Wednesday, October 08, 2008

"the Hunger"

Heroes is brilliant, let me just get that out of the way in case I wasn't clear in the past. But what was particularly brilliant was something I just realized in conjunction with a blog post and article I commented on @ Rhett Smith's blog about technology as a powerful practice. He's talking, and quoting a friend of his in regard to the idea that technology must be navigated in some way - and we have to essentially decide how we (as people of faith, and the church institutionally) will navigate it. Will we be consumers? Will we be abstainers? Will we find another way?

As I reflected on this, I realized that there's a great parable of this in Monday's episode of Heroes. If you're not up on your Heroes and don't want to know, don't read on... Peter has traveled back with his future self to 4yrs in the future - where future Peter (complete with a huge scar and an even more pronounced lip sneer), is shot by Claire the former cheerleader, who is potentially equal parts hero and villain - the future is murky on that. Anyway, dying breath future Peter - "you need Sylar's power..." - sends Peter to the domesticated Sylar's home, where he figures out how everything works - Sylar's unique power - which enables him, once Sylar cuts off people's skulls, to figure out how their brains work and unique powers then duplicate them in himself. However, Sylar warns Peter that this power comes with a price...the Hunger.

It's classic Prometheus, stealing fire from the God's and giving it to humanity. But in addition to this, he took away the knowledge of their end. In the ancient myth, humans were born knowing their expiration date. Prometheus, along with giving them fire (technology), removed the knowledge of their limitations and created a hunger, that continues today.

What we see in Sylar & Peter are humanity's options for dealing with that hunger. Sylar grew up "knowing" he was special - but not understanding it. Then he killed his "mom" and tinkered around with some brains and voila, he's figured out new powers and continues to hunger for more. But then, somewhere between the present and 4 yrs in the future, he learns to control his hunger and settles down with a child of his own - who he names after the man who'd been his nemesis - horn-rimmed-glasses Noah. You can either give in to the hunger (Sylar as the monster villian, killing everyone with a power in order to learn it and obtain it for himself - which sounds an awful lot like multi-national corporations eating up the competition). Or you can control it, subdue it and hide it away in a corner somewhere as you find another reason to live (the domesticated Sylar making pancakes for his son). The problem with the latter of course is that the potential is always there for catastrophe - which is how Sylar ends up exploding and killing 200,000 people in "Costa Verde."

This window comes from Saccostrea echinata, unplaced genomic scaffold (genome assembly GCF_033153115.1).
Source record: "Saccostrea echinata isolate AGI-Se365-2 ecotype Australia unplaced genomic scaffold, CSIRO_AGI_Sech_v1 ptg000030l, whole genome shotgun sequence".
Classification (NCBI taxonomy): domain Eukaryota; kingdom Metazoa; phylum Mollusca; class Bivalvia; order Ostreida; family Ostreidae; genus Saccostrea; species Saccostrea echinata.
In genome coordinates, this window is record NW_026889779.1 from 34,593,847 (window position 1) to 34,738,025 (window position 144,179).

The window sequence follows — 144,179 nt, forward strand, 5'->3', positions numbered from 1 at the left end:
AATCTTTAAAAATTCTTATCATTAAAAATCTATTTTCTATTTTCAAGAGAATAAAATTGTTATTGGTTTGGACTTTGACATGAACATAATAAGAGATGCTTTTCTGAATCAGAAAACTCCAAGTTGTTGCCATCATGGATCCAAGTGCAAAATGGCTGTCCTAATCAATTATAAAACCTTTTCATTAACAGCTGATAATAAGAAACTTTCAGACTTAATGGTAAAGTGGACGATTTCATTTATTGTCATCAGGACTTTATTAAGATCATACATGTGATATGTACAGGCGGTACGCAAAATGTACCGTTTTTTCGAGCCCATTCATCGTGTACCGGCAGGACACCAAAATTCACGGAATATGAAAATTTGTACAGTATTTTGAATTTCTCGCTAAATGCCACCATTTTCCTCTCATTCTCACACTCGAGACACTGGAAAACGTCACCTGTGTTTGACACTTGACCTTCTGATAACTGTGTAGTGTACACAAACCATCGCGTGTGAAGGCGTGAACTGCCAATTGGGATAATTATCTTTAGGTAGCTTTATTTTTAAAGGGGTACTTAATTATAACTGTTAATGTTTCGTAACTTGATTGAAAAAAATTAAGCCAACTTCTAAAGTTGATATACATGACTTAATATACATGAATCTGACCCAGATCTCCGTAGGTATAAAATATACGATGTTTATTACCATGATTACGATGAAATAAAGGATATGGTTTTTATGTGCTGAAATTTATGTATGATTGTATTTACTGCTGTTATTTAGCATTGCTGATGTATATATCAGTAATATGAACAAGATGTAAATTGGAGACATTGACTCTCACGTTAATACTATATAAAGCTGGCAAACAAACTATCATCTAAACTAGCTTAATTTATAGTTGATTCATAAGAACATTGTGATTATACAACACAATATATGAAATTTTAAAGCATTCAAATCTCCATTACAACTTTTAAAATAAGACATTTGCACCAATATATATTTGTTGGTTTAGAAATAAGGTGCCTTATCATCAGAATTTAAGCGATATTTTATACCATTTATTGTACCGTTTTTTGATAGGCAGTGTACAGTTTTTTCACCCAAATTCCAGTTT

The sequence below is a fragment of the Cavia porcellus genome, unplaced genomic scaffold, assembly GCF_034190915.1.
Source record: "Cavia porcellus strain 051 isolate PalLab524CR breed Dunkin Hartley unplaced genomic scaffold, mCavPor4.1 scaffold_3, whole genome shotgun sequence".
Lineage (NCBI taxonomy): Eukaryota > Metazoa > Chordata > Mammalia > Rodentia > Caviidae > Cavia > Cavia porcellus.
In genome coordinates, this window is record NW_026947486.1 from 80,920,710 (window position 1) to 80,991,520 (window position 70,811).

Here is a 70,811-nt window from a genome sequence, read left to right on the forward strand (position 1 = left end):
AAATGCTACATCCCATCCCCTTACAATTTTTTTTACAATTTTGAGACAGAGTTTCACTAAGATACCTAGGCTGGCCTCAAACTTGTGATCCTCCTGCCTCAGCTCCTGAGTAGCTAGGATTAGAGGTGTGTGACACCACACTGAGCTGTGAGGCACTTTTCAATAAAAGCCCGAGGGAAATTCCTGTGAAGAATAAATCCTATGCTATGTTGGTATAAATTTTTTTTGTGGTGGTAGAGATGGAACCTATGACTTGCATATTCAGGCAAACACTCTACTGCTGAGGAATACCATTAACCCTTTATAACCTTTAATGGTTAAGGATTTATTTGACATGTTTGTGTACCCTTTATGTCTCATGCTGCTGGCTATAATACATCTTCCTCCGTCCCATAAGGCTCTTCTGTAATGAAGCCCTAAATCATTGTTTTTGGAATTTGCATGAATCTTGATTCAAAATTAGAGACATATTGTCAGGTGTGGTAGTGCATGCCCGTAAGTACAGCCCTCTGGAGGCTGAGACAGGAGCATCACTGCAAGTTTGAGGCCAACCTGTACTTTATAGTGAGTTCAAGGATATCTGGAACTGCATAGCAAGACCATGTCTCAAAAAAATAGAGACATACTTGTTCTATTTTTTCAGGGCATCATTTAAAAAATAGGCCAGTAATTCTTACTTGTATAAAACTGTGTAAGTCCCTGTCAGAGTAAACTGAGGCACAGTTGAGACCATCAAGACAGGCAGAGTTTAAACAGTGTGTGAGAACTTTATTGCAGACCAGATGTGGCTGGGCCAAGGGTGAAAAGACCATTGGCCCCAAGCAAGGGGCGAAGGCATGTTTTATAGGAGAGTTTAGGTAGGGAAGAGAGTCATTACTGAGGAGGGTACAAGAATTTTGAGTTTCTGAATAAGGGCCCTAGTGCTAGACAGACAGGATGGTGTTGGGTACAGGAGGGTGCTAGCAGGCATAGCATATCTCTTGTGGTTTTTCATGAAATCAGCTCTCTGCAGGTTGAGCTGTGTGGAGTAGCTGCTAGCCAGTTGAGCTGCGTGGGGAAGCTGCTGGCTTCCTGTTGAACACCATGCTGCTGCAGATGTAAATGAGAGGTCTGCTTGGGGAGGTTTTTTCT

But then Peter gains this hunger - and he comes face-to-face with present-day Sylar, before he is domesticated, and is told "you're just like me" - right after he's found himself nearly killing his brother because of the hunger. And Peter, who seems more and more to be the protagonist of the story, the "everyman" - realizes that he needs to discover an alternate way. He can't become the monster Sylar is/was and he can't simply pretend his powers aren't there (he needs to save the world...) - he needs to use these powers to bring about good, recognizing the potential is there for evil at every turn.

In a nutshell, that's humanity & technology and particularly Christians and technology. We recognize the power inherent in technology - and how it's hunger when unrestrained, can prove devastatingly costly. But we also recognize that it is a power that can or at least has the potential to be used for good. And we, like "Peter?" are stuck trying to figure out how we're supposed to do that...

1 comment:

fearlesschef said...

Interesting take on the show... I will have to pay closer attention to it on Monday night. I've been watching since the beginning and Matt and I do talk about the lessons that can be learned from time to time. Oh... and I found the domestication of Sylar very interesting... can't wait to see how his character plays out.